Cornell's Ida Farinholt Leaves Mark On and Off the Field


Ida Farinholt led Cornell's community outreach initiatives while rehabbing from injuries. She finally got on the field as a junior and enjoyed a breakout season.

US Lacrosse Magazine released the Nike/US Lacrosse Division I Women’s Preseason Top 20 on Jan. 8. Team-by-team previews will be unveiled on throughout January and will also appear as part of the magazine’s NCAA preview edition that mails to US Lacrosse members Feb. 1 — opening day of the 2018 college lacrosse season.

No. 15 Cornell

2017 Record: 13-6 (6-1 Ivy League)
Coach: Jenny Graap (21st year)
All-Time Record: 335-291-4
NCAA Appearances: 5
Final Fours: 1
Championships: 0

Ida Farinholt missed most of her first two seasons at Cornell due to injuries. Actually, the same injury. Twice.

Farinholt had appeared in five games, with three starts, as a freshman in 2015 when an ACL injury sidelined her for the rest of the year. She recovered in time to return in 2016 when a second injury to the same knee, during preseason, put her back on the shelf for the entire campaign. Two years in Ithaca, two debilitating injuries.

Farinholt never slowed down.

“I’ve learned how to be resilient and stay positive,” Farinholt said.

“She has a very optimistic attitude,” Big Red coach Jenny Graap said. “She’s very, very unique.”

Throughout those first two seasons, Farinholt did whatever she could to support her teammates. She transferred the untapped energy from her own game onto others. Perhaps drawing from her experience as a three-sport high school athlete at St. Catherine's School in Richmond, she was determined to stay active and positive.

Farinholt took a leadership role in the team’s community outreach efforts. She became the team’s One Love Foundation facilitator, a member of the Student-Athlete Advisory Council, and active with the Big Red Leadership Institute. She even volunteered with the field hockey team as a videographer and editor.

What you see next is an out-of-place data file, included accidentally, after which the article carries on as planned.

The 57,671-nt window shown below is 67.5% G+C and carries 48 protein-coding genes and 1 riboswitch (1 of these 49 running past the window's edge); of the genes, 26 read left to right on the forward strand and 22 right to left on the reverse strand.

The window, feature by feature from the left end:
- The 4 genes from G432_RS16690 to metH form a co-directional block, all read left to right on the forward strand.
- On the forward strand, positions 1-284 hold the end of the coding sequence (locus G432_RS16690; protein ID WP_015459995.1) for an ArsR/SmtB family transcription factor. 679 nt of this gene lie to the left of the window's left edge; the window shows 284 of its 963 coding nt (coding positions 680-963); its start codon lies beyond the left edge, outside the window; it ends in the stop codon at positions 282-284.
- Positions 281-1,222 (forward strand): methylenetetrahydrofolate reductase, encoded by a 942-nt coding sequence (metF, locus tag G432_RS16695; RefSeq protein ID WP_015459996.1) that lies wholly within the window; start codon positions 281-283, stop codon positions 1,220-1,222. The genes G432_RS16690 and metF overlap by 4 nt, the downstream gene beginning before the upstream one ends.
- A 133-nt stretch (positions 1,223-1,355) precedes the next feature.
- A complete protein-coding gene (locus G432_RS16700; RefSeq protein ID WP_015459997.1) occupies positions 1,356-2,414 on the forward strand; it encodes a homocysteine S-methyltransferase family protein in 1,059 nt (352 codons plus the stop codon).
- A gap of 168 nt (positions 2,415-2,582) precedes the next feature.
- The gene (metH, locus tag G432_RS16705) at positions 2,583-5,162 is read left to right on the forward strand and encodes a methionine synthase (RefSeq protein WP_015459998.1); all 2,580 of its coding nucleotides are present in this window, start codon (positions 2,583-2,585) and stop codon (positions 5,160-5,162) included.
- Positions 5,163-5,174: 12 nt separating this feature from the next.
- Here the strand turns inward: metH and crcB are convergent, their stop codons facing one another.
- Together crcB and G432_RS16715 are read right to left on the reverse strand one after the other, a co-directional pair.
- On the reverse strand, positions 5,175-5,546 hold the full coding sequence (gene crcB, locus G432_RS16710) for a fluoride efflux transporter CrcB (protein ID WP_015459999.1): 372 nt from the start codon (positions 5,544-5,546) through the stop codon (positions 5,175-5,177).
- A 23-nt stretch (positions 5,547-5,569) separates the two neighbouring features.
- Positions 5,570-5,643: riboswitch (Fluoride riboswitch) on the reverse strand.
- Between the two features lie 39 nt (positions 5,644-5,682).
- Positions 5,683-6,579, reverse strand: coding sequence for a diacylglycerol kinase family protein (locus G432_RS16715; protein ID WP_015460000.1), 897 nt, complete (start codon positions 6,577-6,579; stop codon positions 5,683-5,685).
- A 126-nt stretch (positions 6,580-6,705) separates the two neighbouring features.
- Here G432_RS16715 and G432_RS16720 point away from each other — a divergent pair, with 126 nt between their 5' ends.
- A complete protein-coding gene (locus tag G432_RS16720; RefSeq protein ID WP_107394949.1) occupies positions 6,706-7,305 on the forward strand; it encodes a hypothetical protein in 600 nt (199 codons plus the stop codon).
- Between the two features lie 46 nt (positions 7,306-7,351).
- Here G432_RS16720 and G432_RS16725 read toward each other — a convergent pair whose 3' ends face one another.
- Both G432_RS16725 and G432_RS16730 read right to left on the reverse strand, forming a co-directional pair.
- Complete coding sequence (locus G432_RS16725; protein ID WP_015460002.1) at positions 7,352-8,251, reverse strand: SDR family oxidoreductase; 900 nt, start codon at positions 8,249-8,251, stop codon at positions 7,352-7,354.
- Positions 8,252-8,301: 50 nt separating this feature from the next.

“Ida is very special in that she puts a lot of energy into caring for others,” Graap said. “She has had to overcome a lot, but she is still focusing on others. She has a selfless attitude.”

Finally healthy, Farinholt returned to the field last spring and enjoyed a breakout season. She played in 18 games, with 13 starts, scoring 22 goals and finishing among the team leaders with 31 draw controls. Two of her best performances were in the NCAA tournament — two goals and an assist in a first-round win over Notre Dame, and three goals with six draw controls in the second round against Princeton.

Despite playing just one full season, Farinholt was selected by her teammates as a captain for the 2018 season.

“She’s strong and confident on the field again,” Graap said.

The Case For Cornell

The Big Red enter the 2018 campaign with some momentum, coming off consecutive NCAA tournament appearances for the first time in 15 years. There are experienced players throughout the lineup, except in goal, and Graap is extremely high on a 10-player freshman class that should also contribute. The offense lost three of its top four scorers from last year, but returnees Sarah Phillips, Taylor Reed, Tomasina Leska,and Ida Farinholt all contributed 18 goals or more in 2017. Hannah O’Reilly, Cait Callahan, and Mary Kate Bonanni are core returnees from a defense that finished in the top 10 statistically last year.